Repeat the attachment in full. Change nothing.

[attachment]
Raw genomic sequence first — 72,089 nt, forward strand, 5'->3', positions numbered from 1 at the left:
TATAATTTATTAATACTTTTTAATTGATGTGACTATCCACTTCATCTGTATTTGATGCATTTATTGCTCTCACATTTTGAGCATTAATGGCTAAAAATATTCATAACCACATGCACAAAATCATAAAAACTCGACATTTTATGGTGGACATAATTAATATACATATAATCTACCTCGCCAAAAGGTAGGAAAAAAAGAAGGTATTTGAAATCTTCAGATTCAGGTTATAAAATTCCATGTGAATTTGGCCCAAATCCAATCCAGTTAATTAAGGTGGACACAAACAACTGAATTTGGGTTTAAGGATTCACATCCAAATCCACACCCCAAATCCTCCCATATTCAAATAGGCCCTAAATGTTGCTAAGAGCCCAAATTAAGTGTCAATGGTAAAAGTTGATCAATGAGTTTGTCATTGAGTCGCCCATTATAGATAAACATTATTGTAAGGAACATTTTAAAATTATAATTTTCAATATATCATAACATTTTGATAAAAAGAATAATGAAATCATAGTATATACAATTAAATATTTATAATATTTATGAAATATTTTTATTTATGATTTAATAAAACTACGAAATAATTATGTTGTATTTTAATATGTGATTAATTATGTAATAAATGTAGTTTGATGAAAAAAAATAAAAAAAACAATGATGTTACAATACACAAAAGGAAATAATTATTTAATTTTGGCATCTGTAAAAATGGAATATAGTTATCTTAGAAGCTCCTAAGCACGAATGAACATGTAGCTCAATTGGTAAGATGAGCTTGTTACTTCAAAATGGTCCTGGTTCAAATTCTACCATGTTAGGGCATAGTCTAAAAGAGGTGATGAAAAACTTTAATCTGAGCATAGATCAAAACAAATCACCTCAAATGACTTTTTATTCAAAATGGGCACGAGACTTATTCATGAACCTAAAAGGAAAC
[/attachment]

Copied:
Raw genomic sequence first — 72,089 nt, forward strand, 5'->3', positions numbered from 1 at the left:
TATAATTTATTAATACTTTTTAATTGATGTGACTATCCACTTCATCTGTATTTGATGCATTTATTGCTCTCACATTTTGAGCATTAATGGCTAAAAATATTCATAACCACATGCACAAAATCATAAAAACTCGACATTTTATGGTGGACATAATTAATATACATATAATCTACCTCGCCAAAAGGTAGGAAAAAAAGAAGGTATTTGAAATCTTCAGATTCAGGTTATAAAATTCCATGTGAATTTGGCCCAAATCCAATCCAGTTAATTAAGGTGGACACAAACAACTGAATTTGGGTTTAAGGATTCACATCCAAATCCACACCCCAAATCCTCCCATATTCAAATAGGCCCTAAATGTTGCTAAGAGCCCAAATTAAGTGTCAATGGTAAAAGTTGATCAATGAGTTTGTCATTGAGTCGCCCATTATAGATAAACATTATTGTAAGGAACATTTTAAAATTATAATTTTCAATATATCATAACATTTTGATAAAAAGAATAATGAAATCATAGTATATACAATTAAATATTTATAATATTTATGAAATATTTTTATTTATGATTTAATAAAACTACGAAATAATTATGTTGTATTTTAATATGTGATTAATTATGTAATAAATGTAGTTTGATGAAAAAAAATAAAAAAAACAATGATGTTACAATACACAAAAGGAAATAATTATTTAATTTTGGCATCTGTAAAAATGGAATATAGTTATCTTAGAAGCTCCTAAGCACGAATGAACATGTAGCTCAATTGGTAAGATGAGCTTGTTACTTCAAAATGGTCCTGGTTCAAATTCTACCATGTTAGGGCATAGTCTAAAAGAGGTGATGAAAAACTTTAATCTGAGCATAGATCAAAACAAATCACCTCAAATGACTTTTTATTCAAAATGGGCACGAGACTTATTCATGAACCTAAAAGGAAAC